Today we'll evaluate Meggitt PLC (LON:MGGT) to determine whether it could have potential as an investment idea. In particular, we'll consider its Return On Capital Employed (ROCE), as that can give us insight into how profitably the company is able to employ capital in its business.
First up, we'll look at what ROCE is and how we calculate it. Then we'll compare its ROCE to similar companies. Then we'll determine how its current liabilities are affecting its ROCE.
Understanding Return On Capital Employed (ROCE)
ROCE is a measure of a company's yearly pre-tax profit (its return), relative to the capital employed in the business. All else being equal, a better business will have a higher ROCE. Overall, it is a valuable metric that has its flaws. Renowned investment researcher Michael Mauboussin has suggested that a high ROCE can indicate that 'one dollar invested in the company generates value of more than one dollar'.
How Do You Calculate Return On Capital Employed?
Analysts use this formula to calculate return on capital employed:
Return on Capital Employed = Earnings Before Interest and Tax (EBIT) ÷ (Total Assets - Current Liabilities)
Or for Meggitt:
0.056 = UK£232m ÷ (UK£4.8b - UK£695m) (Based on the trailing twelve months to June 2019.)
Therefore, Meggitt has an ROCE of 5.6%.
Does Meggitt Have A Good ROCE?
One way to assess ROCE is to compare similar companies. In this analysis, Meggitt's ROCE appears meaningfully below the 12% average reported by the Aerospace & Defense industry. This could be seen as a negative, as it suggests some competitors may be employing their capital more efficiently. Separate from how Meggitt stacks up against its industry, its ROCE in absolute terms is mediocre; relative to the returns on government bonds. Investors may wish to consider higher-performing investments.
Our data shows that Meggitt currently has an ROCE of 5.6%, compared to its ROCE of 4.1% 3 years ago. This makes us think about whether the company has been reinvesting shrewdly. The image below shows how Meggitt's ROCE compares to its industry, and you can click it to see more detail on its past growth.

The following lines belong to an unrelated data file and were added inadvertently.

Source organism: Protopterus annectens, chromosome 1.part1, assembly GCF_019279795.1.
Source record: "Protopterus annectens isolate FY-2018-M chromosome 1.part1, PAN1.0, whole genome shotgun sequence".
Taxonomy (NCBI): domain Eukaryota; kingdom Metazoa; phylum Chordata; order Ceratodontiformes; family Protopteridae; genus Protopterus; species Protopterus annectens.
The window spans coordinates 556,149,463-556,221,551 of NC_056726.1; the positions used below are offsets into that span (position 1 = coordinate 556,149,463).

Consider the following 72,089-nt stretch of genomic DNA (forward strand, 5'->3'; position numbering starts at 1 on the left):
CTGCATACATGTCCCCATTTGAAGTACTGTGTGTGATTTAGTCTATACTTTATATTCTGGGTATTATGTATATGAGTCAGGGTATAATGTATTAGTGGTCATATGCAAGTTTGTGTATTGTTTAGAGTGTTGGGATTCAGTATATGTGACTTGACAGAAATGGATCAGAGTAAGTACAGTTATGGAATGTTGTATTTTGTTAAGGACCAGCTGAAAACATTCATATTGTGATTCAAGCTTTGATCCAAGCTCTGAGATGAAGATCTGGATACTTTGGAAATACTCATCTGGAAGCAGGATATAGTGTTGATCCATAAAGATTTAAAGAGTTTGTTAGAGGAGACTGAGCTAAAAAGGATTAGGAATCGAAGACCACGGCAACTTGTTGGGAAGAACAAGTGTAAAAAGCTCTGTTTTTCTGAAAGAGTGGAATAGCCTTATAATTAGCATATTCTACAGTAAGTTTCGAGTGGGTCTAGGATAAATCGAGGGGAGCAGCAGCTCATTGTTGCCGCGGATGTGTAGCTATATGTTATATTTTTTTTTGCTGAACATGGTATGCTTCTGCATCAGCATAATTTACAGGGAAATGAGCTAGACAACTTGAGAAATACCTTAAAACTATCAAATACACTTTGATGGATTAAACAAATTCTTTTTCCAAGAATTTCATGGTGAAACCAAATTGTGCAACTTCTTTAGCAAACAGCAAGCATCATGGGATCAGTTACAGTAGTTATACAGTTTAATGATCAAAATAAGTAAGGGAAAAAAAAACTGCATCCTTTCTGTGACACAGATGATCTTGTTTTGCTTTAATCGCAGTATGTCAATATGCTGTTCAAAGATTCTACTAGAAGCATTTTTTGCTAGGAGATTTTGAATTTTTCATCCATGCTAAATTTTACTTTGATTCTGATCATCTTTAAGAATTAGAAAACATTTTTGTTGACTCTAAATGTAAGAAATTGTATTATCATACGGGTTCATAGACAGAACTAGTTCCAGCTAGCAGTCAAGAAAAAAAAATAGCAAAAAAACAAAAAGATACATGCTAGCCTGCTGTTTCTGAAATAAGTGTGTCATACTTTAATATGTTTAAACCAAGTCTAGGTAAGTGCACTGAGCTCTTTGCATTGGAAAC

When considering this metric, keep in mind that it is backwards looking, and not necessarily predictive. ROCE can be misleading for companies in cyclical industries, with returns looking impressive during the boom times, but very weak during the busts. This is because ROCE only looks at one year, instead of considering returns across a whole cycle. Since the future is so important for investors, you should check out our free report on analyst forecasts for Meggitt.
Meggitt's Current Liabilities And Their Impact On Its ROCE
Current liabilities are short term bills and invoices that need to be paid in 12 months or less. The ROCE equation subtracts current liabilities from capital employed, so a company with a lot of current liabilities appears to have less capital employed, and a higher ROCE than otherwise. To check the impact of this, we calculate if a company has high current liabilities relative to its total assets.
Meggitt has total liabilities of UK£695m and total assets of UK£4.8b. Therefore its current liabilities are equivalent to approximately 14% of its total assets. It is good to see a restrained amount of current liabilities, as this limits the effect on ROCE.
Our Take On Meggitt's ROCE
If Meggitt continues to earn an uninspiring ROCE, there may be better places to invest. But note: make sure you look for a great company, not just the first idea you come across. So take a peek at this free list of interesting companies with strong recent earnings growth (and a P/E ratio below 20).
Meggitt is not the only stock that insiders are buying. For those who like to find winning investments this free list of growing companies with recent insider purchasing, could be just the ticket.
We aim to bring you long-term focused research analysis driven by fundamental data. Note that our analysis may not factor in the latest price-sensitive company announcements or qualitative material.
If you spot an error that warrants correction, please contact the editor at firstname.lastname@example.org. This article by Simply Wall St is general in nature. It does not constitute a recommendation to buy or sell any stock, and does not take account of your objectives, or your financial situation. Simply Wall St has no position in the stocks mentioned. Thank you for reading.